The iAGS seeks to irrigate and inform the public debate on economic strategy in Europe. Sustainability of public debt, fiscal adjustment and exit strategies from the recession will be fundamental concerns in years to come. These issues are complex and cannot be addressed with off-the shelf or one-size-fits-all expertise. Instead, an open and in depth analysis of hypotheses, empirical evidence, options and foreseeable consequences of possible policies is required.
Short presentation of the 2015 Issue
The ongoing recovery of the Euro Area (EA) economy is too slow to achieve a prompt return to full employment. Despite apparent improvement in the labour market, the crisis is still developing under the covers, with the risk of leaving long-lasting “scars”, or a “scarification” of the social fabric in the EA. Moreover, the EA is lagging behind other developed economies and regardless of a relatively better performance in terms of public debt and current account, the current low rate of private investment is preparing a future of reduced potential growth and damaged competitiveness.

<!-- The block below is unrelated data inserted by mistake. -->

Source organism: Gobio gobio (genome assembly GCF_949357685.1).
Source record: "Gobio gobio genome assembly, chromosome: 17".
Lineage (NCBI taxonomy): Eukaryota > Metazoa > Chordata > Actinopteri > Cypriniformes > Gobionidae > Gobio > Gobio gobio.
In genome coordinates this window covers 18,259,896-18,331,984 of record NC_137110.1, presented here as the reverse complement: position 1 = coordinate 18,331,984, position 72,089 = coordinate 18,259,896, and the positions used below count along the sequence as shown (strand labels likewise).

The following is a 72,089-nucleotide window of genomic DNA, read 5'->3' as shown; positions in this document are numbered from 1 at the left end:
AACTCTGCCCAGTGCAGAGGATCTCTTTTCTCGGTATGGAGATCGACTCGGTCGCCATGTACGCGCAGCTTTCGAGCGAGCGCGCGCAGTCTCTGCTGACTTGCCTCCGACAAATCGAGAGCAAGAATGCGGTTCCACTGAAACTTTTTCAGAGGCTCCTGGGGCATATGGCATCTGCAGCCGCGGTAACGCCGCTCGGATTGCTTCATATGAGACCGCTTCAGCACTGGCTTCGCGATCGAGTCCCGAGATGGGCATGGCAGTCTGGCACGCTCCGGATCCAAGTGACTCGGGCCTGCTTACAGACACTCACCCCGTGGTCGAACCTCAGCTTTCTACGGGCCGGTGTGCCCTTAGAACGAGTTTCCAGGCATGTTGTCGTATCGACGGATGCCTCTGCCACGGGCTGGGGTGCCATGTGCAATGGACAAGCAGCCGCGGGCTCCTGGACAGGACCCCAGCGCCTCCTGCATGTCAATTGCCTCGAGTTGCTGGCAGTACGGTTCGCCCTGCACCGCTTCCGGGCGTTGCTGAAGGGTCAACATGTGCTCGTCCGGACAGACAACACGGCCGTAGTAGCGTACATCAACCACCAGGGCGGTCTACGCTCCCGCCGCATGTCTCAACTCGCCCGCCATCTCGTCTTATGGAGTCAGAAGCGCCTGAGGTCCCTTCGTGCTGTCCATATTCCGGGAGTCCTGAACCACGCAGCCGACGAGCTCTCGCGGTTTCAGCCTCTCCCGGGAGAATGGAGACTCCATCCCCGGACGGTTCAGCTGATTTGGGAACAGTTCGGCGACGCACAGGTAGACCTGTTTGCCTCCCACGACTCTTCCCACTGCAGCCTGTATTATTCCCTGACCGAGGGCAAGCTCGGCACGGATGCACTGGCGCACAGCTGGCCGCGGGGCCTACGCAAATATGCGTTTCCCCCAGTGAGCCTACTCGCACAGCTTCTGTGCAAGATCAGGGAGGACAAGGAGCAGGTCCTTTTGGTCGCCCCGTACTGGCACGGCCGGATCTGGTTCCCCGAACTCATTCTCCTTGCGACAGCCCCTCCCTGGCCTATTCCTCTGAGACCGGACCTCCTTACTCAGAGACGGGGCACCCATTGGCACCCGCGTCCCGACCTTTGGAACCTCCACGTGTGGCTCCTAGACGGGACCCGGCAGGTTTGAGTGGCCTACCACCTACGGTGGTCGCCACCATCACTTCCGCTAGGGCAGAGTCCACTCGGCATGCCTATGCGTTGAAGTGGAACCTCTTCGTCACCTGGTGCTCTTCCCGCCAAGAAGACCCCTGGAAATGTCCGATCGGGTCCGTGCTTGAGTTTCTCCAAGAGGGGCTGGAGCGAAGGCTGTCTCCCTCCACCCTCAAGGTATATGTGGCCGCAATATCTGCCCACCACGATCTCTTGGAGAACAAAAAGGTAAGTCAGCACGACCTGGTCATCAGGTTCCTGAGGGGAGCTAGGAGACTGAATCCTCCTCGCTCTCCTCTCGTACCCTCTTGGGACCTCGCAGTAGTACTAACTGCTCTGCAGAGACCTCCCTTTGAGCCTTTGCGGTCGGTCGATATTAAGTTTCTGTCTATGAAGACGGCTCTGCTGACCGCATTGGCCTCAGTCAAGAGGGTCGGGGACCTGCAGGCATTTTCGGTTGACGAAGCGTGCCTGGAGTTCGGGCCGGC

So far, the Juncker Plan has not achieved the promised boost to investment. The internal rebalancing of the EA may fuel deflationary pressure if it is not dealt with through faster wage growth in surplus countries.
Failure to use fiscal space where it is available will continue to weigh down on internal demand. Monetary policy may not succeed in the future in avoiding a sharp appreciation of the Euro against our trade partners’ currencies. Such an appreciation of the real effective exchange rate of the Euro would lock the EA in a prolonged period of stagnation and low inflation, if not deflation.
A window of opportunity has been opened by monetary policy since 2012. Active demand management aimed at reducing the EA current account combined with internal rebalancing of the EA is needed to avoid a worrying “new normal”. Financial fragmentation has to be limited and compensated by a reduction of sovereign spreads inside the euro area.
Active policies against growing inequalities should complement this approach. Public investment and the use of all policy levers to foster a transition toward a zero carbon economy are ways to stimulate demand and respect the golden rules of public finance stability.
- The Climate Negotiations Browser
In continuation of the EMAPS project, the médialab of Sciences Po, the Laboratoire de Systèmes d'Information Répartis (Switzerland) and the Atelier Iceberg of Nantes have developed a climate change debate exploration platform focusing on deliberations at the highest level of the United Nation Framework Convention on Climate Change (UNFCCC).